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Asbestos exposure is still taking place….

Posted by Lynne on May 29th 2014
(asbestos, asbestosis claims, Blog, environmental law, health & safety, mesothelioma)

A Building Contractor based in Ipswich, Suffolk has been fined a total of £10,000 and ordered to pay £6,000 in costs after pleading guilty to breaching the ‘Control of Asbestos Regulations 2012’.

The Building Contractors were employed by the Ipswich homeowners mid 2012 to build a single-story front garage extension and a kitchen conversion. The garage ceiling contained asbestos in the form of AIB, Asbestos Insulating Board, which would have first been installed to act as a fire break between the garage and the main house. Prior to starting the renovation, no Asbestos surveys were carried out nor samples taken and analysed.

As the building work proceeded, the AIBs were removed, broken up and then placed in open bags and left on the front lawn of the property before one of the homeowners took them to a local tip where the possibility of asbestos was identified.

Asbestos is a naturally occurring mineral which has been mined and used for commercial and domestic purposes for many years. Amphibole or straight-fibre types are much more dangerous than chrysotile, which has long slender fibres, is less easily inhaled and is cleared from the lung tissue more rapidly. When someone disturbs an asbestos-containing-product, they release the microscopic fibres into the air. If inhaled, these thin fibres become trapped in the lungs. Over periods of time, they can accumulate and cause inflammation, scarring and other critical health problems. In some cases the fibres can even trigger the development of lung cancer.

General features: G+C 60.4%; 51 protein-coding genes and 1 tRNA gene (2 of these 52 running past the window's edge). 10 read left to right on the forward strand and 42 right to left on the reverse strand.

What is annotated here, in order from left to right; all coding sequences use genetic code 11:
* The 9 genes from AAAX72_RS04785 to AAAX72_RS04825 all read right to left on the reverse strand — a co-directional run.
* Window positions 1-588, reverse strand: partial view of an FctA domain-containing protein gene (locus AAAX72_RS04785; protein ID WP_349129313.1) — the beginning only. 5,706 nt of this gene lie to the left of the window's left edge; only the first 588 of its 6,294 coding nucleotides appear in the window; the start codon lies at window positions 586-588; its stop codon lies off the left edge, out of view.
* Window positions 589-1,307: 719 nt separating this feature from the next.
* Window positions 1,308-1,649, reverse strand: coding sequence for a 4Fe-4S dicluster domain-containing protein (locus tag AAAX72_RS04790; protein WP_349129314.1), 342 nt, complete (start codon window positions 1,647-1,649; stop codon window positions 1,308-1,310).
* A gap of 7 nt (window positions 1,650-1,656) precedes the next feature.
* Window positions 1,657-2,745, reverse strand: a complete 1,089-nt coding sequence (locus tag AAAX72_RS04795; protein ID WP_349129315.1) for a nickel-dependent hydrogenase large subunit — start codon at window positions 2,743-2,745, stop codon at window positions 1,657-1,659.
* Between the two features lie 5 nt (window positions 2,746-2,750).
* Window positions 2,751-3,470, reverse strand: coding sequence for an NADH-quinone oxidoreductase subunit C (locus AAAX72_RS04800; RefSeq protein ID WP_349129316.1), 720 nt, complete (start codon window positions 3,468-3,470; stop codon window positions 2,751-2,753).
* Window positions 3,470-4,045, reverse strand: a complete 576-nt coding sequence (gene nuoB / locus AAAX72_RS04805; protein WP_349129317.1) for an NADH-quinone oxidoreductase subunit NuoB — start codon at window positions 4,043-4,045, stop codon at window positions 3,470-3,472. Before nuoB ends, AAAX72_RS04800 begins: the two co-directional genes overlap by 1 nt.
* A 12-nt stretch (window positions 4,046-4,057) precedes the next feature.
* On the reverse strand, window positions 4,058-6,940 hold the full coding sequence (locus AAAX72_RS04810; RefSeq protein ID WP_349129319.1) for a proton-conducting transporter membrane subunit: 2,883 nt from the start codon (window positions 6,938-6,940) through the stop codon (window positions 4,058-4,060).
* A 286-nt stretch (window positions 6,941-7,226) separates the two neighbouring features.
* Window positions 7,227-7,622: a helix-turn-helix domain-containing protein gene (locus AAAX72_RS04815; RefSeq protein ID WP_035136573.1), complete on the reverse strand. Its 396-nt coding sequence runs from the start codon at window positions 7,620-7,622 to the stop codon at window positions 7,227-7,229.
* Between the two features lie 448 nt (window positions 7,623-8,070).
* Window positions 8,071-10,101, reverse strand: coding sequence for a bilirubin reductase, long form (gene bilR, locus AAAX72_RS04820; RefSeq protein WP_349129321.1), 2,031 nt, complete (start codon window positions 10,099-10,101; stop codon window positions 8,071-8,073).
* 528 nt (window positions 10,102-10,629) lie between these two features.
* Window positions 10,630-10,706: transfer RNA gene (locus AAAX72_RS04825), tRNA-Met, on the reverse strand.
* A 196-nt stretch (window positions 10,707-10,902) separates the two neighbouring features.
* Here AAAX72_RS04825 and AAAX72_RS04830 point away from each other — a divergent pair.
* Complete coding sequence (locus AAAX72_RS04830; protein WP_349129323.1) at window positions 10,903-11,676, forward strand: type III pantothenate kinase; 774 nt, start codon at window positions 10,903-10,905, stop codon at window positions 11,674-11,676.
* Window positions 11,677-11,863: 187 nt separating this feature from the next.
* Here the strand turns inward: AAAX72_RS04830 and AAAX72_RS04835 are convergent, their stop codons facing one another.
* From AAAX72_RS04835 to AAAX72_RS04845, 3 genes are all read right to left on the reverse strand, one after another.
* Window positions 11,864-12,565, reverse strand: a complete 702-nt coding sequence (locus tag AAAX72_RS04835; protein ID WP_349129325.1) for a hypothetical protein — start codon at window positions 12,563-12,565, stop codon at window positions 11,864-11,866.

The dangers of Asbestos have been known for over a century, yet it wasn’t until the 1970’s that its widespread use was limited and prevented. In our present day strict regulations govern its removal ensuring workers and others are not exposed to the hazardous substance.

In the case of the Ipswich catastrophe, another contractor undertook waste removal of the remaining asbestos material and conducted an environmental clean under fully controlled conditions.
Speaking after the hearing, HSE Inspector Adam Hills said:
“This is an incident that was entirely preventable. Columbus Building Contractors had worked with this type of material before and had asbestos knowledge. They questioned the presence of asbestos materials in the ceiling but made no efforts to obtain an asbestos survey or take samples for analysis to establish if asbestos was contained within the ceiling.
After removal, the asbestos material was simply left on the front lawn before being bagged in open sacks and transported to the local tip by the homeowner. Both the workers and homeowner would have been exposed to a significant amount of asbestos fibres during these works.
It is absolutely essential that assumptions are not made when dealing with suspected asbestos materials. If in doubt, get it checked by a professional before starting any work.”
The dangers of exposure are well-known in the industry. There are long-term health risks associated with inhalation of asbestos fibres including lung cancer and mesothelioma.”

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